Calderas and caves

This weekend a few of us took advantage of a VSO workshop held outside of Nairobi and went on a hike to the Menengai Caldera – the world’s second largest caldera (sort of like a crater but caused by a volcano collapsing on itself rather than the top blowing off!).

IMG_3286It was quite a sight to be seen. But I have to admit it was the Mau-Mau caves nearby that held my attention more.

The caves get their name from the independence guerrillas who used them to hide from British troops during the Mau-Mau rebellion against colonial rule from 1951 – 1960. Fact of the day was finding out that “Mau-Mau” is an acronym which stands for “Mzungu Arudi Ulaya, Mwafirika Apate Uhuru” or, loosely, “Let the white man go back to Europe and the Africans regain Independence!”

These days the caves have an altogether different use, as a place of worship for Christians coming on retreat to pray and fast for days and weeks at at time. This was our first glimpse of the caves, hopefully you can just make out the temporary little shelters. The huge tree you can see is a fig tree. Fig trees have huge resonance for many of the ethnic groups in Kenya but in particular Kikuyo’s and often mark a meeting place.


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Our guide had told us we could actually go into the cave although I have to admit I was feeling a bit funny about this. It seemed slightly inappropriate to go into the space of people who had clearly come here to retreat in private. But of course my curiosity overrode my squeamishness. And I was all the more curious when we arrived at the entrance to the site…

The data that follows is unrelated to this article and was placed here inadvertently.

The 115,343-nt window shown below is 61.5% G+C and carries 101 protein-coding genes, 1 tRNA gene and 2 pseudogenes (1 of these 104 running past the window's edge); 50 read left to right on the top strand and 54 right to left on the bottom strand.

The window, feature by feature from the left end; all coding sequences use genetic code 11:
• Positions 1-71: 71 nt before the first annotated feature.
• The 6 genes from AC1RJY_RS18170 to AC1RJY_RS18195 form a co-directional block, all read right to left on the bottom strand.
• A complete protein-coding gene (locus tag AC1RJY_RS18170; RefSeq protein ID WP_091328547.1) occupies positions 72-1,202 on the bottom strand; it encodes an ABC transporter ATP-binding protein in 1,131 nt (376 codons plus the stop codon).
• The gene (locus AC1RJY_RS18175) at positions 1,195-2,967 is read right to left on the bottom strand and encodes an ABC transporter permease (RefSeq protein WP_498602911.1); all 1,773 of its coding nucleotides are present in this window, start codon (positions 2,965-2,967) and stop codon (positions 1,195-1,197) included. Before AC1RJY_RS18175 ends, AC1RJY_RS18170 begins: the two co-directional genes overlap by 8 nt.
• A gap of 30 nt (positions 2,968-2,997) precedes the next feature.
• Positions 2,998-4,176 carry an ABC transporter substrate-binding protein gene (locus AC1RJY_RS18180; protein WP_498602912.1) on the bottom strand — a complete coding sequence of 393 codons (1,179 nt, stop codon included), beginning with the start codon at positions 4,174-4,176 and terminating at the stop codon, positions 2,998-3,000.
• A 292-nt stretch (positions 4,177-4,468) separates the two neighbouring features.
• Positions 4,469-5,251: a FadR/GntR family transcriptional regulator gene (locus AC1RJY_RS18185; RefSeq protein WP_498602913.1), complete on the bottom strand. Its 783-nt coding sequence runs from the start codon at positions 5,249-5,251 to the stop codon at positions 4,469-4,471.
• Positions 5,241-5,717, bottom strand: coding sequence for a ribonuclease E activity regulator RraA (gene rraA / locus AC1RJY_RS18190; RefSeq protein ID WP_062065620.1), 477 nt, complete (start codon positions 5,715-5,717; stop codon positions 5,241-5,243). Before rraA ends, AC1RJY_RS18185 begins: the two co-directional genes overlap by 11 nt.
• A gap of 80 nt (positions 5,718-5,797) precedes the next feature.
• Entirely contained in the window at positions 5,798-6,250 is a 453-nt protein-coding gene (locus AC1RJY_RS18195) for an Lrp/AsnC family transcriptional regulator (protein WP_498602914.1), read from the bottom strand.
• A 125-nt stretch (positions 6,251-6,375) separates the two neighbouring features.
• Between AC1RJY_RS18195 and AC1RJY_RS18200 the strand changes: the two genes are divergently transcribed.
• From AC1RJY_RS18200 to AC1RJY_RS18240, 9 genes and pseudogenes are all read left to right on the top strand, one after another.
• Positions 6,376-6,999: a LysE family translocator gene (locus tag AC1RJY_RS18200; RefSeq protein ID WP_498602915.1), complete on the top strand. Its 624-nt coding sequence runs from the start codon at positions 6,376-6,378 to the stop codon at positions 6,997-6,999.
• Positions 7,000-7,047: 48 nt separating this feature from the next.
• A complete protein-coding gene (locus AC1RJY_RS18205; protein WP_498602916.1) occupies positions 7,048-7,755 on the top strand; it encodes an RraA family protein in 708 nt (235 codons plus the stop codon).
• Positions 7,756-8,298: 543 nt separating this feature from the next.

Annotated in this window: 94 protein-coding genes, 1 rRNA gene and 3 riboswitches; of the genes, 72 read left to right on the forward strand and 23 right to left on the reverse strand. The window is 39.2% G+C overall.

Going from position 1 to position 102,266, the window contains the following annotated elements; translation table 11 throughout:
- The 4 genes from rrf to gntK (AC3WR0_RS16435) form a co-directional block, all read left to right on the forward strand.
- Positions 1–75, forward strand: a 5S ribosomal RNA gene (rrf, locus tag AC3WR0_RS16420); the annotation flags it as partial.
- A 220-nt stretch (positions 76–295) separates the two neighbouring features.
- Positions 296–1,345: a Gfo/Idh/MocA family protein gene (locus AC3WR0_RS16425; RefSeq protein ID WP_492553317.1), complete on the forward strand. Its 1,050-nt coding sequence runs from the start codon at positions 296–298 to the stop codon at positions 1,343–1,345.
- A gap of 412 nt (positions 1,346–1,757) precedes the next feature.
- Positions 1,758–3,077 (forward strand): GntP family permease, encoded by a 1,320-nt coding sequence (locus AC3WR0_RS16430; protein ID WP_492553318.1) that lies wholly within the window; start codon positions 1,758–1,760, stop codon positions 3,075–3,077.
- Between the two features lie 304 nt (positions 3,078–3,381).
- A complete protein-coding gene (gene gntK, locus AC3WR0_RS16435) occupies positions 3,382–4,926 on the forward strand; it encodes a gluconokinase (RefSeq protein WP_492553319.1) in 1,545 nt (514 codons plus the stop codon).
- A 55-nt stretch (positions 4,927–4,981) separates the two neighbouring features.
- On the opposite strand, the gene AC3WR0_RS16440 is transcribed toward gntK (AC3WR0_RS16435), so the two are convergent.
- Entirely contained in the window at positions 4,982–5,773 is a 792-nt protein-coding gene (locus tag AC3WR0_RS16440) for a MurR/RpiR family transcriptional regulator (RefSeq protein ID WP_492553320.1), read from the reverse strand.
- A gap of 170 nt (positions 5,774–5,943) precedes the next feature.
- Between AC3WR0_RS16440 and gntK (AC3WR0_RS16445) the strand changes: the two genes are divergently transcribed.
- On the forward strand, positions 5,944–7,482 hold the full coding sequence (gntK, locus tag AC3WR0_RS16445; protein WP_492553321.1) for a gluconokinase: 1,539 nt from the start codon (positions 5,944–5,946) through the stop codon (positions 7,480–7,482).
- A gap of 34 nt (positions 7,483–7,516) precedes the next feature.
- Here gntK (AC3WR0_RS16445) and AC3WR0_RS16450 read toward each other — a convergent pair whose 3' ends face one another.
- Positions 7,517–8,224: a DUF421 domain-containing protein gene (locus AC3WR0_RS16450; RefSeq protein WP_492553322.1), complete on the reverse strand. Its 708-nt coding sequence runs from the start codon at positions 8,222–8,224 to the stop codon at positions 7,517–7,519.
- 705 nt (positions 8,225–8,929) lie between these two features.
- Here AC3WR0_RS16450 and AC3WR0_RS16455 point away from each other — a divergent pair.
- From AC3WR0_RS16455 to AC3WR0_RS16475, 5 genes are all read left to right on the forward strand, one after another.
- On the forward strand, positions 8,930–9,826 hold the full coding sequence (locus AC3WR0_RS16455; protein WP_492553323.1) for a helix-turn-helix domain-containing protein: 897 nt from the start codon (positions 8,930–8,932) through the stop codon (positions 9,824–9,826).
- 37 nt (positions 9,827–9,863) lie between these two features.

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After descending a treacherous ladder made out of the roots of the fig tree and any old bit of wood that was lying around, or so it seemed, we came to the actual entrance of the cave.

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By this point I really felt weird. As we walked into the pitch blackness of the cave we could hear the angry shouting of a man somewhere in the depths. Slowly it became clear he was praying furiously. Taking care to avoid tripping over the buckets that collected the water dripping off the walls of the cave for drinking water,  we walked in deeper but never saw the man who the voice belonged to. However we did stumble across other people sitting praying in silence in the dark. I have no idea how many people were in there in total!

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Now, I’ve been to a fair number of religious sites both at home in the UK and overseas. But I’ve never been to a place like this. And I have to admit I didn’t feel comfortable. There was something about the hostility and harshness of the location that didn’t inspire the awe and wonder or peace and serenity that I have felt at other times despite not being religious. It felt isolating and lacking in humanity. The aggressive slogans written on the cliffs in white paint instructed you to fear the power of God and I found it alienating. There was not one part of me that could relate to the motives that would bring people here.

So it was with a strong sense of relief that we clambered back up the fig tree ladder and into the fresh air where the sun was shining.

I took a video, so despite the pitch black you might get a sense of the environment.

 

 

 

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